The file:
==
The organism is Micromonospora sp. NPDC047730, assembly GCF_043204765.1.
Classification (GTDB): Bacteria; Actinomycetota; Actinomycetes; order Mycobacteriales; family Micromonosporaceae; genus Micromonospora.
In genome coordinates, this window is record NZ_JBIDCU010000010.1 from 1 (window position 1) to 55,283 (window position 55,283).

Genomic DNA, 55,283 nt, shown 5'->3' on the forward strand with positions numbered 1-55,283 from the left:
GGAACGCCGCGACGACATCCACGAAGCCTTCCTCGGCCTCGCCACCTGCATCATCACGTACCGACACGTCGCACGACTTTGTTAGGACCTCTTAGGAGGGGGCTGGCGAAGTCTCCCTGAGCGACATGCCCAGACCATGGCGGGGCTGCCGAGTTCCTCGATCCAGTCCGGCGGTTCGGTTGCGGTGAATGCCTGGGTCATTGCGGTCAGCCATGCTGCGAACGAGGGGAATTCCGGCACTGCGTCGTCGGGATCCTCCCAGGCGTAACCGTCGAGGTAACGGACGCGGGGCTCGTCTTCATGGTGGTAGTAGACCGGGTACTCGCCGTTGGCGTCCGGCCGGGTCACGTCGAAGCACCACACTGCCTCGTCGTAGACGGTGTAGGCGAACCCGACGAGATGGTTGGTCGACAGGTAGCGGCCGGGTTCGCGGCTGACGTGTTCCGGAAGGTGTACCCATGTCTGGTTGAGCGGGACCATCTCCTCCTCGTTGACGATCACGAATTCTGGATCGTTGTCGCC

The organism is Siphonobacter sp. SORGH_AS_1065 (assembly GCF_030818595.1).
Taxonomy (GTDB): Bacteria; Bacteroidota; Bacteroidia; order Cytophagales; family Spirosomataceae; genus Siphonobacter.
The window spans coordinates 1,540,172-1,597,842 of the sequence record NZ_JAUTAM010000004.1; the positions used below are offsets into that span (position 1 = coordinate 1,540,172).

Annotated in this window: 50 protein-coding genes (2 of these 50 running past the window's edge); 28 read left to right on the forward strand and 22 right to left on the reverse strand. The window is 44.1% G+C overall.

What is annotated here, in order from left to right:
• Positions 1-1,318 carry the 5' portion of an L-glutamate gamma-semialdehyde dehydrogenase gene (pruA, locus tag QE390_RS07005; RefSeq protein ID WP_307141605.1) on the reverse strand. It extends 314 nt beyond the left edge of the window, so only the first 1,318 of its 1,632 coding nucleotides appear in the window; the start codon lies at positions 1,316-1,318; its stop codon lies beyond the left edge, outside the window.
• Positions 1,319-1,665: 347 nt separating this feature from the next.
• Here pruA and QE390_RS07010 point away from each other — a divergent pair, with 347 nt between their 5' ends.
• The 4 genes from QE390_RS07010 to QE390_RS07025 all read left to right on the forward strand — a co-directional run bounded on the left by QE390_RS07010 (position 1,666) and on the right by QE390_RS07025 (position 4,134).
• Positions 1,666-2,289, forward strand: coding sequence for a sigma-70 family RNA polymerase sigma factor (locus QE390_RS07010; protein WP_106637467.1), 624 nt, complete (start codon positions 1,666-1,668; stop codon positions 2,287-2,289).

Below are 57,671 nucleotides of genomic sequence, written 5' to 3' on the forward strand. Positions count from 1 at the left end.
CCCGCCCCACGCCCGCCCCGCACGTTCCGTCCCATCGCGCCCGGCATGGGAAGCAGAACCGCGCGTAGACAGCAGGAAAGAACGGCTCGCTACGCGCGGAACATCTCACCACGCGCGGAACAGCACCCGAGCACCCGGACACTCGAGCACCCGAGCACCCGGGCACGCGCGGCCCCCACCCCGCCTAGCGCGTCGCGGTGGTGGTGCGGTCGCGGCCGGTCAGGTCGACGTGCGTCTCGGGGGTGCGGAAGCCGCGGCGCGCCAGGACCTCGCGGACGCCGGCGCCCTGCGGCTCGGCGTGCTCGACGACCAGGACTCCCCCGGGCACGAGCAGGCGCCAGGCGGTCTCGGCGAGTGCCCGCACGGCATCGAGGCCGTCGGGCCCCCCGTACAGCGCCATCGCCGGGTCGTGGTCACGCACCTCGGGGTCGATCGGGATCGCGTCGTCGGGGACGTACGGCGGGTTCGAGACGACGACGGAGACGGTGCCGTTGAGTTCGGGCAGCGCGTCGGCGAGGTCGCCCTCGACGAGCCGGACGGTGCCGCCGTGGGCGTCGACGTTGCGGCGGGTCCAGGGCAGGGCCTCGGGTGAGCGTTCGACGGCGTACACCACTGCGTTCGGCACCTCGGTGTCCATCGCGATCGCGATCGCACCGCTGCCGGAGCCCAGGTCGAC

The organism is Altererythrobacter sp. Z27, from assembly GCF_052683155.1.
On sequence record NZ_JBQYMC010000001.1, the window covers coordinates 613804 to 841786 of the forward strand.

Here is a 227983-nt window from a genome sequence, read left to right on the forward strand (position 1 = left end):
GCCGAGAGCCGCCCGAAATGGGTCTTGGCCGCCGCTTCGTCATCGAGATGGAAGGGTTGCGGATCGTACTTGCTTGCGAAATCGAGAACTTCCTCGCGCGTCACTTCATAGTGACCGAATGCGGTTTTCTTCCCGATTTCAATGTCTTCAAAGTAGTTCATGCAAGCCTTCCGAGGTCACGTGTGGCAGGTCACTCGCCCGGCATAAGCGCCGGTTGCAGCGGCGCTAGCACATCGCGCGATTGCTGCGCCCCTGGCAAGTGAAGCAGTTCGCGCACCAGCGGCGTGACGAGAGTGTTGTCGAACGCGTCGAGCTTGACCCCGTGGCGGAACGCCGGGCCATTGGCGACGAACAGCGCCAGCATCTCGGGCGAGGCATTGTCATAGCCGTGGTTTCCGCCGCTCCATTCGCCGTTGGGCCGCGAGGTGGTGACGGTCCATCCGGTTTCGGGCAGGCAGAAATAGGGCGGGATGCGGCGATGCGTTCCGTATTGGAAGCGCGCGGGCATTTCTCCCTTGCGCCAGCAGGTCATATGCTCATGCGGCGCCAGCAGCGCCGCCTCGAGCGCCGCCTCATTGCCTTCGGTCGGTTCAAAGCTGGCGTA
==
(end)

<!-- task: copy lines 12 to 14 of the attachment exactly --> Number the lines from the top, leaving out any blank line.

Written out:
• Positions 1,319-1,665: 347 nt separating this feature from the next.
• Here pruA and QE390_RS07010 point away from each other — a divergent pair, with 347 nt between their 5' ends.
• The 4 genes from QE390_RS07010 to QE390_RS07025 all read left to right on the forward strand — a co-directional run bounded on the left by QE390_RS07010 (position 1,666) and on the right by QE390_RS07025 (position 4,134).